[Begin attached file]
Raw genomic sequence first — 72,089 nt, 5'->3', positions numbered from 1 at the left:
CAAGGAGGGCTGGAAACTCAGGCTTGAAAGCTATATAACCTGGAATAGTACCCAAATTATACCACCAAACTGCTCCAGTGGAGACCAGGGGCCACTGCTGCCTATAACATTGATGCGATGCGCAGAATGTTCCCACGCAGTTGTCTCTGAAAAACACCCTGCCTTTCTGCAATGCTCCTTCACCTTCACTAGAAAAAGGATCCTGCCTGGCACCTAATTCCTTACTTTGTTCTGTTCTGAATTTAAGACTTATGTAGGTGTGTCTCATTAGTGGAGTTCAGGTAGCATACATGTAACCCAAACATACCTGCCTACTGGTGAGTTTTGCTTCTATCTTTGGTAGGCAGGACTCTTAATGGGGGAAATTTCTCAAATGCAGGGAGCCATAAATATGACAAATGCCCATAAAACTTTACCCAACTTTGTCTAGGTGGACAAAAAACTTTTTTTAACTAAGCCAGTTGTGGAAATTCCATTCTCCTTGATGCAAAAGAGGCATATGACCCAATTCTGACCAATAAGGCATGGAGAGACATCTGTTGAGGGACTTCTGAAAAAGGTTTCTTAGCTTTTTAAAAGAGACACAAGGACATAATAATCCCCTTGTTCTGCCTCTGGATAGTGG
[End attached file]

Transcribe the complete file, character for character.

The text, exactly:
Raw genomic sequence first — 72,089 nt, 5'->3', positions numbered from 1 at the left:
CAAGGAGGGCTGGAAACTCAGGCTTGAAAGCTATATAACCTGGAATAGTACCCAAATTATACCACCAAACTGCTCCAGTGGAGACCAGGGGCCACTGCTGCCTATAACATTGATGCGATGCGCAGAATGTTCCCACGCAGTTGTCTCTGAAAAACACCCTGCCTTTCTGCAATGCTCCTTCACCTTCACTAGAAAAAGGATCCTGCCTGGCACCTAATTCCTTACTTTGTTCTGTTCTGAATTTAAGACTTATGTAGGTGTGTCTCATTAGTGGAGTTCAGGTAGCATACATGTAACCCAAACATACCTGCCTACTGGTGAGTTTTGCTTCTATCTTTGGTAGGCAGGACTCTTAATGGGGGAAATTTCTCAAATGCAGGGAGCCATAAATATGACAAATGCCCATAAAACTTTACCCAACTTTGTCTAGGTGGACAAAAAACTTTTTTTAACTAAGCCAGTTGTGGAAATTCCATTCTCCTTGATGCAAAAGAGGCATATGACCCAATTCTGACCAATAAGGCATGGAGAGACATCTGTTGAGGGACTTCTGAAAAAGGTTTCTTAGCTTTTTAAAAGAGACACAAGGACATAATAATCCCCTTGTTCTGCCTCTGGATAGTGG